Conventional cybersecurity approaches focus on one fundamental concept - protecting every device in sight.
In a highly networked world in which a large number of sensors, devices, and systems supply each other with data, this concept is outdated.
The IoT is very different from IT - From a security point of view, it is important to focus on the network and the entire data environment rather than on the specific device.
The Future of internet-driven Security
The Internet of Things is growing, Techpally business editor, chaktty already predicted that there will be 41.6 billion connected IoT devices by 2025.
“There are just too many devices and there are no limits,” said Jamison Utter, senior business development manager for IoT at Palo Alto Networks.
What does this mean for companies? If you're stuck with the traditional approach to security, it is time to restart your security initiative to reflect a limitless computing environment.
IoT is very different from IT. It is important to focus on the network and the overall data environment, rather than the specific device.
Myths about Internet-enabled Security Mechanism
TechPally Networks names the 5 essential myths of connected security and tips on how businesses can overcome them.
Nothing could be further from the truth. Connected devices and systems represent a more decentralized approach to compute and cybersecurity.
For IT teams, moving to the IoT will take a huge conceptual leap as they are no longer the buyer or device owner.
The problem is, IT teams are trying to use the same tools and approaches that were used when Fort Knox was founded.
You approach a business problem as an IT problem. The IoT is not about laptops and smartphones.
It's not about protecting user networks. It's a whole different field that revolves around protecting business processes and data.
Business leaders who understand IoT are realizing that if they take a more holistic, data-centric approach, rather than making everything more complex, they can make cybersecurity easier.
When IT is responsible for the security of the Internet of Things, it typically uses conventional tools, technologies, and approaches to the task.
This “one-size-fits-all” approach often leads to disappointing results.
The IoT goes beyond the limits of conventional computer systems.
Data stays on various devices within and outside a company and flows through many other points of contact.
But there is another, sometimes bigger problem.
With IoT spanning teams, departments, and companies, it's easy to put up with an isolated approach to cybersecurity.
In some cases, different groups dealing with security issues can duplicate or even inadvertently use conflicting methods - and ultimately leave an organization unprotected.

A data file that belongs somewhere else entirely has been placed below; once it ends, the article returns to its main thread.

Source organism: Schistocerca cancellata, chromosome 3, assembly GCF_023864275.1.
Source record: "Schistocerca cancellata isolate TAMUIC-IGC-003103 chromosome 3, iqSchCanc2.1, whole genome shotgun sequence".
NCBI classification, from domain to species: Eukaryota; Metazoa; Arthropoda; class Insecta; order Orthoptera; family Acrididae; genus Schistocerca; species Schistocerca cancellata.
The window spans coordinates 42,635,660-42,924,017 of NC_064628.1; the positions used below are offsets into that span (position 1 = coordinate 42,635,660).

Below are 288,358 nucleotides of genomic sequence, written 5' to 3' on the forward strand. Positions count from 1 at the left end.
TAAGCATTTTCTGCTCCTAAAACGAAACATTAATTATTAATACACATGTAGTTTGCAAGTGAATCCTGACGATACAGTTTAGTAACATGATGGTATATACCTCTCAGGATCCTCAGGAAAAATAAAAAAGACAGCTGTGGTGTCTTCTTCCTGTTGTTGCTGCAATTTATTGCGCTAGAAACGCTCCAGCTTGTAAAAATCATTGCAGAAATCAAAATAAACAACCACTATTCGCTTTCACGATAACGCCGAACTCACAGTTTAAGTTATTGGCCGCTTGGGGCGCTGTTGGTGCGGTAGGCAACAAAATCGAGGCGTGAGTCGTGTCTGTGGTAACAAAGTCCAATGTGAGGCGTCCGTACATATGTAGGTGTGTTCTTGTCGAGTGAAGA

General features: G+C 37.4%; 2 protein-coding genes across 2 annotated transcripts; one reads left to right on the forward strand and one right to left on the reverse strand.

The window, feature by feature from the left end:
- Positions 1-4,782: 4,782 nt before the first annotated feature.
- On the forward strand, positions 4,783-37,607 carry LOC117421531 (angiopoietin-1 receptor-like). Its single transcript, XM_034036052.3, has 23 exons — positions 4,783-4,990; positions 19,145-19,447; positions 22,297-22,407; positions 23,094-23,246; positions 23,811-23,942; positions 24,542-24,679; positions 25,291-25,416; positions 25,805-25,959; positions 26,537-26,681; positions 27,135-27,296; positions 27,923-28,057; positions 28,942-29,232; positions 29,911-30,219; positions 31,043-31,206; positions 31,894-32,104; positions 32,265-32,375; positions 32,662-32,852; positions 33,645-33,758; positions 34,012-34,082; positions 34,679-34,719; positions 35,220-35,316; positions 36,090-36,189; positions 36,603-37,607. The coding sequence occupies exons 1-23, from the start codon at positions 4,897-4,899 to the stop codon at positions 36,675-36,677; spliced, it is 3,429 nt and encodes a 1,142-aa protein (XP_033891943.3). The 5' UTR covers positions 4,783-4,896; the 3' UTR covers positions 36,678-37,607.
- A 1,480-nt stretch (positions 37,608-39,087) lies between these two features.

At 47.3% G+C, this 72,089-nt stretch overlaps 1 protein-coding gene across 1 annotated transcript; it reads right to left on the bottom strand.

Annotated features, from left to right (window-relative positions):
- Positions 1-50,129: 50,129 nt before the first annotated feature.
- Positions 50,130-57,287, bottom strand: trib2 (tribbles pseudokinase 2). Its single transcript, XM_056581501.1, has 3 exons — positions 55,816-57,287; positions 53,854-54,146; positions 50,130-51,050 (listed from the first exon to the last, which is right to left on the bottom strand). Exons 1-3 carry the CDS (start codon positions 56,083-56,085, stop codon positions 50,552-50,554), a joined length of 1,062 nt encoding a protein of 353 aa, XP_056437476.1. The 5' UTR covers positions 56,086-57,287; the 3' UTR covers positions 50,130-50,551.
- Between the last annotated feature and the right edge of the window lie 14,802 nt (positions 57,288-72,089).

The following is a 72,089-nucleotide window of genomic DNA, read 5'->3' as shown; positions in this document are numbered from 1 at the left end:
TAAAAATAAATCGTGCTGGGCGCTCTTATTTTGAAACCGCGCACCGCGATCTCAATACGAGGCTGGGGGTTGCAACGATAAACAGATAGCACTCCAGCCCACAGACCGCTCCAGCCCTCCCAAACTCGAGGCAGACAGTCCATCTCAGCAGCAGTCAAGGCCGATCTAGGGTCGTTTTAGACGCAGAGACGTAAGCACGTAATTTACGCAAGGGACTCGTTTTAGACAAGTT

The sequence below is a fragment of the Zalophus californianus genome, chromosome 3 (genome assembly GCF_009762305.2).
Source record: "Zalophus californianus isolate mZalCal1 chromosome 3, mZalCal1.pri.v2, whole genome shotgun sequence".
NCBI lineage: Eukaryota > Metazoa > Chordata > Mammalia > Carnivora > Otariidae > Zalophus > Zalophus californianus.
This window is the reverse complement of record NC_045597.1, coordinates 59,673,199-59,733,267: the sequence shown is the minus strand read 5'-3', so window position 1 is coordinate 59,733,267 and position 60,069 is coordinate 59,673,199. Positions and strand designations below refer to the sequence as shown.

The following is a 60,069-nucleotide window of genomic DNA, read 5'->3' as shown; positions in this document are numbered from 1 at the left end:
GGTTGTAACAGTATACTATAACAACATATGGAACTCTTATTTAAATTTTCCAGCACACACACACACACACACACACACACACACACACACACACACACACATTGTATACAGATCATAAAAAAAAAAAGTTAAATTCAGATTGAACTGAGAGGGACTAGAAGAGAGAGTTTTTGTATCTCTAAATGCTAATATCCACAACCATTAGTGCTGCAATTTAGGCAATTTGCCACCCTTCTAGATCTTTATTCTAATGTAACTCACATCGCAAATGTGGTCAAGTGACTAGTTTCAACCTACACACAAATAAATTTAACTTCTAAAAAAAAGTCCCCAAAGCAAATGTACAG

Alignment between IT and cybersecurity teams is even more important in the age of IoT, says Techpally expert.
This requires close collaboration between CIOs, CSOs, and CISOs.
You need to do some analysis, identify all of your resources, and understand how, why, and where data is being used.
Only then can you design a framework that is optimized for the IoT.
This may require hiring or retraining people with the right skills and expertise.
The castle-and-moat approach to cybersecurity can actually "undermine" IoT security.
Malware protection and other traditional tools, while still valuable, were not designed to manage data streams across sensors, edge environments, and modern multi-purpose devices.
This does not mean that an organization should remove these protections, it just needs to redesign them and add new features as they become available.
This could be, for example, data encryption during transmission or tools for network monitoring that detects when data is particularly at risk.
It could also be setting up separate networks for different types of data.
Even if someone hacks a device or system, they may not get anything of value.
TechPally Networks believes that once a company fully understands how data is used on an IoT platform, it can apply the right safeguards, including governance model, practices, processes, and tools.
This can range from the endpoint and network monitoring to encryption on the move to even more advanced methods of machine learning and artificial intelligence.
AI can find IoT devices on a network, including previously hidden devices, ensure they have received critical updates and security patches, and identify other potential problems.
Machine learning allows IoT devices to be grouped based on security risks without the need for additional security software and manual processes.
This approach enables risk assessments of when devices are functioning “normally” or “suspiciously” and helps enforce IoT guidelines.